Last night I went to book group again and the evening went much better than our April meet. Firstly, since I hadn’t chosen the book, I didn’t feel under any pressure for it to be a “good” choice. Secondly, the choice of The Other was, some members of the group said quite cerebral, rather than a gripping thriller, which meant that I didn’t feel shy coming forth with loads of ideas.
Having said that some of us found it difficult to get through, our “chooser” for the evening, Michael, introduced the book by describing the way he had been gripped by the extensive detail with which the outdoor life in Washington State was recreated, and by the compelling warnings about the state of modern day America.
The Other is about two young men from different schools and walks of life, who meet at an athletics event. One of them, John William Barry, is the privileged heir to a fortune and one, the narrator Neil Countryman, is from a blue collar background. The two teens get up to teen type things, including hiking around in the mountains, learning to fend for themselves and experiencing outdoor brushes with disaster. As they grow up, Neil goes through the mechanics of a conventional life, while John William retreats more and more into an outdoor life as a hermit, renouncing material wealth. He does a bit of hunter-gathering, but in the bleak and unyielding landscape, it is the visits from Neil, and the provisions he brings, that keep John William alive. Neil represents “hamburger world”, as John William puts it, while John William is aspiring to a purer, unmaterialistic, ecologically negligible form of living.
Someone said they were shadowed throughout reading it by the thought “It’s the same book!”, referring to the many thematic similarities between The Other and my choice of last month, The Sense of an Ending: male friendship between a brilliant character and a pedestrian one, coming of age, the lack of emotion.
We discussed many things about it and, similarly to Sense of Ending, this was sparked by the different possible readings of the book. It was variously interpreted as a plea to ecological responsibility, a homage to the wilderness, a call to the reader to make a conscious choice about life, and a question of what is sanity when you think that the world itself is insane?
I found, regarding the question of John William’s sanity and ability to look after himself, that the book had certain similarities to Leaving Las Vegas. When I watched it with my husband, I said, “Why doesn’t she do something to help him?” And my husband said, “Because that’s not what he wants. Because she cares for him, she lets him have what he wants.”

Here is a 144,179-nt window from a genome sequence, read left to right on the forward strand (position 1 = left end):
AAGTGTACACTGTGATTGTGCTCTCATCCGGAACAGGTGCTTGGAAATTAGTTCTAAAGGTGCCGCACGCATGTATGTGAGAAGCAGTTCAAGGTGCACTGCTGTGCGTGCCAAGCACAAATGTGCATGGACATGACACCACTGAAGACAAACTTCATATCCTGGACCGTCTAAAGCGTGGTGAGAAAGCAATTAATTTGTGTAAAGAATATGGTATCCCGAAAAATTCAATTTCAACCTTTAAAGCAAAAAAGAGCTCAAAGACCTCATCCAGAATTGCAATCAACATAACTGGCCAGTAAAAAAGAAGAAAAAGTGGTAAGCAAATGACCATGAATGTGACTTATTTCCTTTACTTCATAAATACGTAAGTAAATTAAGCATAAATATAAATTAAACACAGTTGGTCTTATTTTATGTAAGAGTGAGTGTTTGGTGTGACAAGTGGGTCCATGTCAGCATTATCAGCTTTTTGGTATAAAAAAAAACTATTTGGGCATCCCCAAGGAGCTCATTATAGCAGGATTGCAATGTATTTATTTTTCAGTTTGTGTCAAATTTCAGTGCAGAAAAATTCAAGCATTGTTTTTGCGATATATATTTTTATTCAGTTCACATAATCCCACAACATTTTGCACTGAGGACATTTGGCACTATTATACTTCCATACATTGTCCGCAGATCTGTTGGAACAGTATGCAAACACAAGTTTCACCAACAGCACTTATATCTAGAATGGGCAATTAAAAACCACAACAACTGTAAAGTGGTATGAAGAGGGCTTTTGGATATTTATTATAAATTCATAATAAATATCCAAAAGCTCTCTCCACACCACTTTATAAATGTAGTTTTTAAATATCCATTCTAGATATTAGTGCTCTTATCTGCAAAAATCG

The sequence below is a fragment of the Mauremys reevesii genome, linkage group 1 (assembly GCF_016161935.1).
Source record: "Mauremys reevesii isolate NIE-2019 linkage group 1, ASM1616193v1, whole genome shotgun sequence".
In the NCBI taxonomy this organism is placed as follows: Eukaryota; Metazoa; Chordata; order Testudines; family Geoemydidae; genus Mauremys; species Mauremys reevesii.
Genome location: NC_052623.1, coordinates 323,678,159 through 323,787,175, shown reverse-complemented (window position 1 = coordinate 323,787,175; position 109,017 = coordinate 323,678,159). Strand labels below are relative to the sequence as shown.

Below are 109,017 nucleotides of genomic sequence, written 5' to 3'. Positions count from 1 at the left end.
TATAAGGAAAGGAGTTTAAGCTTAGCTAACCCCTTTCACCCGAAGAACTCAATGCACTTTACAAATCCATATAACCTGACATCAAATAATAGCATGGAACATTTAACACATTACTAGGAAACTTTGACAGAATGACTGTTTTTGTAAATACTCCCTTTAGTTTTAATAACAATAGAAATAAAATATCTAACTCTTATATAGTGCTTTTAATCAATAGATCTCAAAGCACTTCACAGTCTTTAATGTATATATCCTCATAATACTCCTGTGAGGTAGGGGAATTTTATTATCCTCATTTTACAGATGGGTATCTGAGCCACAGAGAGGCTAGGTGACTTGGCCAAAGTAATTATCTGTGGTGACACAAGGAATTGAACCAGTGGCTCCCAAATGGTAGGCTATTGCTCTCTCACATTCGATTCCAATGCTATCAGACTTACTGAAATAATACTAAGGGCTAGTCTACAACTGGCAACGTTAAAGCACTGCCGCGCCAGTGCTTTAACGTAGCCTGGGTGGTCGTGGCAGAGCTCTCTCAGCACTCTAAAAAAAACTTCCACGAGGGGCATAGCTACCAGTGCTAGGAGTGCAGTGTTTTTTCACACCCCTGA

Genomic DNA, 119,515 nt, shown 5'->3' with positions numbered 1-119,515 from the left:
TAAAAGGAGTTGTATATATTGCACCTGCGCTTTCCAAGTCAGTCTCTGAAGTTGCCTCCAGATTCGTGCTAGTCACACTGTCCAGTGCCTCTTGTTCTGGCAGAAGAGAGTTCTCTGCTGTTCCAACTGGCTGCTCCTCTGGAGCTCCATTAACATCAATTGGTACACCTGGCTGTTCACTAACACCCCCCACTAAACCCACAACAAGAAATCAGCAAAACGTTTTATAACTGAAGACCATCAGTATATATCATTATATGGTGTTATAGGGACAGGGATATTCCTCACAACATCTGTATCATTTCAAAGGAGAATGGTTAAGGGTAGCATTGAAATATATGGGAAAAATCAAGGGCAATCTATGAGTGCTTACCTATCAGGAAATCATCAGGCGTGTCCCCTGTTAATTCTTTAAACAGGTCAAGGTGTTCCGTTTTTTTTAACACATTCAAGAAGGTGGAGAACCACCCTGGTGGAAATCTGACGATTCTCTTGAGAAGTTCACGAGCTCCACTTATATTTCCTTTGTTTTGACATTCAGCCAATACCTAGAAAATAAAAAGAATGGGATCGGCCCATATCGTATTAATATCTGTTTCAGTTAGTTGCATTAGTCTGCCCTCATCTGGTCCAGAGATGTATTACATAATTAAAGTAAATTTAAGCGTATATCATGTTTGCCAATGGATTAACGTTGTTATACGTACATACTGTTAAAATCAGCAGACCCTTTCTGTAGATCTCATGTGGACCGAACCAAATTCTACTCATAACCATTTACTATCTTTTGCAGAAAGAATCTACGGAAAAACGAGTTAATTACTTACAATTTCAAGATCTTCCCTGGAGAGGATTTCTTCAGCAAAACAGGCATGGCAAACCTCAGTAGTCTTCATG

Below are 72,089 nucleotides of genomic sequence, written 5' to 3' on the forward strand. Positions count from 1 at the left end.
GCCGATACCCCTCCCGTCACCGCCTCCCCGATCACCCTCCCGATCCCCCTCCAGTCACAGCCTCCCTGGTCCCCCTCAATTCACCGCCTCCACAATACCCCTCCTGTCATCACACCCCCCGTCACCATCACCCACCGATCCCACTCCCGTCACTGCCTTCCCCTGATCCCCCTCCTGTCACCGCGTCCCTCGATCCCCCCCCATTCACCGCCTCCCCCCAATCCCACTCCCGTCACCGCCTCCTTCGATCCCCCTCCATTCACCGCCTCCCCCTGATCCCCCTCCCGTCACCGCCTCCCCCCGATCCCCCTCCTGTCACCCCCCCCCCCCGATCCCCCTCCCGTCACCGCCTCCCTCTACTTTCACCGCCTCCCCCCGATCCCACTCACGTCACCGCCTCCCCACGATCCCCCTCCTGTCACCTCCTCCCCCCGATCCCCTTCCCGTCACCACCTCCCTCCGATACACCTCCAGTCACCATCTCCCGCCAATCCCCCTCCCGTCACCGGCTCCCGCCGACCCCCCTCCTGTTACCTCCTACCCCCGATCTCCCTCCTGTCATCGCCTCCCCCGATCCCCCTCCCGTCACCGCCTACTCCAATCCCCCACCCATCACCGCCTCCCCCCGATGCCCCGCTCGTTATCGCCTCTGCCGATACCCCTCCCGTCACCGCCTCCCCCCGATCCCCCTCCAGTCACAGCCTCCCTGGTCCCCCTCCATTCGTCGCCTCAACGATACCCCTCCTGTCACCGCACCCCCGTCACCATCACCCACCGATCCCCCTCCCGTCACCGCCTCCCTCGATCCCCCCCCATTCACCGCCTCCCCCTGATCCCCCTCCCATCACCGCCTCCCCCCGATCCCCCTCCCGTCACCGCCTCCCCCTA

I didn’t understand that at the time, but I do now.
I also found it very thought provoking when someone said that they felt John William exhibited signs of arrested development due to the difficulties he had suffered in childhood. They put his inability to empathise and his self-centredness down to his having missed out on vital parts of the childhood experience, leaving him unable to move on. On the way home in the car, I talked about this with Luke, who I was dropping off. We both felt that we had suffered from being “stuck” at various stages in childhood. For me, this manifested itself in a constant need for approval, a need to find standards and measure myself up to them. And selfishly, this came ahead of what other people close to me needed, as I was determined to make their needs fit in with mine.
Luke said he thought how lucky people were who had had an upbringing that made them feel secure. Although we can never say that a particular upbringing is any guarantee of an outcome, I agreed wholeheartedly in that I would like to know how that feels, mostly out of curiosity, although from time to time I do feel rather envious of those people. It’s just a bit harder when you have to work it out for yourself.
Talking about the drive home, I did think that if I had had to wait for the bus, and especially if it were winter, that would be rather a drab end to an evening. So maybe I am not ready to give my car up if I move to town. Also, the larger family house that I had been planning to view got bought! It only went on the market in March, the rush for houses in Lewes is just crazy…